That is the way many will look at the local 2012 election results.
Republicans still hold a single City Council seat, although the 19-vote victory was a nail-biter for incumbent Steve Colantuono and won’t be official until a recount is completed. Scott Avedisian’s tally was more than 80 percent of the vote for mayor and his eighth term is no surprise.
And in the two wholly Warwick races for General Assembly seats, incumbent William Walaska won re-election in Senate District 30 while newcomer to elective office, but not politics, K. Joseph Shekarchi won House District 23.
Warwick Republicans still hold a single House seat, District 24, where incumbent Joseph Trillo was unchallenged.
So, from a political perspective, the lineup is the same.
But other than Warwick Senate seats, that’s where the comparison ends.
Shekarchi succeeds Robert Flaherty in District 23. He’s excited about serving his constituents, as we learned Sunday, when we talked with him at a brief Veterans Day wreath-laying ceremony at the veterans’ memorial park in front of Vets High School. He said he has talked with the House leadership and requested to be involved with veterans’ affairs. That news, and passage of Question 4, providing $94 million to build a new 250-bed hospital and renovate sections of the Veterans Home in Bristol, had those in attendance encouraged.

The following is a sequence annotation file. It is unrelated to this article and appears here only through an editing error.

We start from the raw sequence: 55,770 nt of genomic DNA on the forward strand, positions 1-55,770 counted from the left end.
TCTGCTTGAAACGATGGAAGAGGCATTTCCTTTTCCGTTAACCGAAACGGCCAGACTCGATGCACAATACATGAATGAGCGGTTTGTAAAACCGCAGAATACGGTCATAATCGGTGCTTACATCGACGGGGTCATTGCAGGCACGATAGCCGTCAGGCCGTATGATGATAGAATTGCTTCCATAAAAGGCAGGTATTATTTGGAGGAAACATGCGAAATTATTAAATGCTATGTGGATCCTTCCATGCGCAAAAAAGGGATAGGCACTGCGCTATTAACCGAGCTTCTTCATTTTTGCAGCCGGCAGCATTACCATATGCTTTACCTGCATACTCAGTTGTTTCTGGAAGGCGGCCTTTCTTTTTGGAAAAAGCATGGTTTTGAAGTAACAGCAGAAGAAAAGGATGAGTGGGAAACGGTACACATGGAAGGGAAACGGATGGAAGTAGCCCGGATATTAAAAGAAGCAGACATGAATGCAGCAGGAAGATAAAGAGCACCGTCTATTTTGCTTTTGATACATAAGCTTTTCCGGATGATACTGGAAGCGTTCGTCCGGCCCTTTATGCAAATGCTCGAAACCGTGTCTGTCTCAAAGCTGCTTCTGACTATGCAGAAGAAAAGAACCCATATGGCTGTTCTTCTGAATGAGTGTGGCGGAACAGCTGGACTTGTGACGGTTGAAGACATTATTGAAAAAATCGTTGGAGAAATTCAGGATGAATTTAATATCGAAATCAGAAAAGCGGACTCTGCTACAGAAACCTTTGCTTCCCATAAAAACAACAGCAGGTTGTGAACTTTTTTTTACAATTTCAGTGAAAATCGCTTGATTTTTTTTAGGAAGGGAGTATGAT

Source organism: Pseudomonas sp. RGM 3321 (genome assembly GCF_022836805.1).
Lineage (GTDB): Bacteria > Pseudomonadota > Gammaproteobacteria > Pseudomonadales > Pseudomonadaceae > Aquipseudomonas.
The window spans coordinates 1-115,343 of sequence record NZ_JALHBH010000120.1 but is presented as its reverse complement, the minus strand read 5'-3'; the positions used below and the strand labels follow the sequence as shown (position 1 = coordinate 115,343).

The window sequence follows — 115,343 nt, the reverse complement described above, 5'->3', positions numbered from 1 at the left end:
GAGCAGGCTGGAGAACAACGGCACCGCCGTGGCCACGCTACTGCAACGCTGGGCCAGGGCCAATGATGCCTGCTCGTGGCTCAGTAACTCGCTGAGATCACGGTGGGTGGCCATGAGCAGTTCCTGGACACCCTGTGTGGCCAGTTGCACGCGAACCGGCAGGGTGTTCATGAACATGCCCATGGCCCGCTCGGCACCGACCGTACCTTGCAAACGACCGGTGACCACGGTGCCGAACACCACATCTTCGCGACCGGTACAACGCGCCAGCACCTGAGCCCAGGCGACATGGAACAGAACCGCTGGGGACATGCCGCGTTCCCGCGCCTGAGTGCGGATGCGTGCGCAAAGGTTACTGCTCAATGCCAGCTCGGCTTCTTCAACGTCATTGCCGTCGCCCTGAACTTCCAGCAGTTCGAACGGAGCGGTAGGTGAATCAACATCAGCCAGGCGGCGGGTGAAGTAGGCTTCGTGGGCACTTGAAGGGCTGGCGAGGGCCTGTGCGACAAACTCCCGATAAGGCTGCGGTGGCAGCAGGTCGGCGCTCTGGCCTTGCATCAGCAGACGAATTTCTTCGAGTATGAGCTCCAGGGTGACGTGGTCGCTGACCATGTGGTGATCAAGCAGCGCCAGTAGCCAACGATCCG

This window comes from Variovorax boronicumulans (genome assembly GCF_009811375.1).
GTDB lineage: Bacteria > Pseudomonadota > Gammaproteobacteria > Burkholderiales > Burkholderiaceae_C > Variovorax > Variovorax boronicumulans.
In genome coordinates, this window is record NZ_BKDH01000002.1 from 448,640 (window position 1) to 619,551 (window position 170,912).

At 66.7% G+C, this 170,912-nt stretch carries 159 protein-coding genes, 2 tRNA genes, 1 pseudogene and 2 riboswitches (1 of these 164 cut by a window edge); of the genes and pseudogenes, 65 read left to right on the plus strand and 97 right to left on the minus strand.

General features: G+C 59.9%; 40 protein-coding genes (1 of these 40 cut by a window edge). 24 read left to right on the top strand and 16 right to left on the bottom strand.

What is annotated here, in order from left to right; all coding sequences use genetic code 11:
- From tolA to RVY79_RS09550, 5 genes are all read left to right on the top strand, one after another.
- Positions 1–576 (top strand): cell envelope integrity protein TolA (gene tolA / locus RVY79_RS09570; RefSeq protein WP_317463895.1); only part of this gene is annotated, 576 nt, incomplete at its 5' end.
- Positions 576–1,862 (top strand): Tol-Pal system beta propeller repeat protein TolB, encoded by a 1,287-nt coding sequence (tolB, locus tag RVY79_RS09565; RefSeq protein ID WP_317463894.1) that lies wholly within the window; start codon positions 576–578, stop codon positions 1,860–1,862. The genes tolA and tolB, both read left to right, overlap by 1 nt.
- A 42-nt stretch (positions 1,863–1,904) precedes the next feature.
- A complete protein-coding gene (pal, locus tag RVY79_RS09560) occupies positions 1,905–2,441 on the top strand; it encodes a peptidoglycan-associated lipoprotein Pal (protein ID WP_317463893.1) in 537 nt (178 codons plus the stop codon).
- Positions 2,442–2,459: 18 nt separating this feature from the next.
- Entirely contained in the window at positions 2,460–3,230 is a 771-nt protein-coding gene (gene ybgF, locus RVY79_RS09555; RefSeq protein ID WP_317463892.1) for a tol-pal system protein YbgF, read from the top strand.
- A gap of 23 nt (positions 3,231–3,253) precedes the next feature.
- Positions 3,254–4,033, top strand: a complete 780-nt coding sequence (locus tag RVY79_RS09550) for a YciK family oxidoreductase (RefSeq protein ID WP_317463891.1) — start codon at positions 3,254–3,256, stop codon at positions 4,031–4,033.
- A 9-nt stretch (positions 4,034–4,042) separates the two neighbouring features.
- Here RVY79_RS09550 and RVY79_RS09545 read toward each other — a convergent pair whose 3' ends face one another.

There will be three new faces on the City Council:
Thomas Chadronet, who was unchallenged, succeeds Bruce Place in Ward 2. Chadronet is familiar with council work. He frequently attended meetings and has been involved in ward politics for years.
Edgar Ladouceur succeeds John DelGiudice, who chose not to seek re-election in Ward 5. Ladouceur has long had an interest in public service. His first bid for elective office was for the House District seat several years ago. He is an advocate of small business and we expect he will bring that insight to the council.
In Ward 8, Joseph Gallucci succeeds his brother Raymond. Having served on the council on two prior occasions, and held the key position of council president, as well as working for many years as the city’s registrar of voters, Joe knows the players and how government works. His expertise and perspective will be valued.
Change will be no more pronounced than on the School Committee, where the two citywide non-partisan seats were won by newcomers. Jennifer Townsend Ahearn impressively led the field of four candidates, winning more than 15,000 votes. Also winning is Karen Bachus. The new lineup on the five-member committee leaves Eugene Nadeau as the sole male. The committee faces significant challenges, including the selection of a superintendent and establishing an agenda when schools face declining enrollment and level or reduced state and city funding.
We share the enthusiasm that comes with the start of new terms and welcome those taking on the responsibility of representing the peoples’ interests. It’s a new era.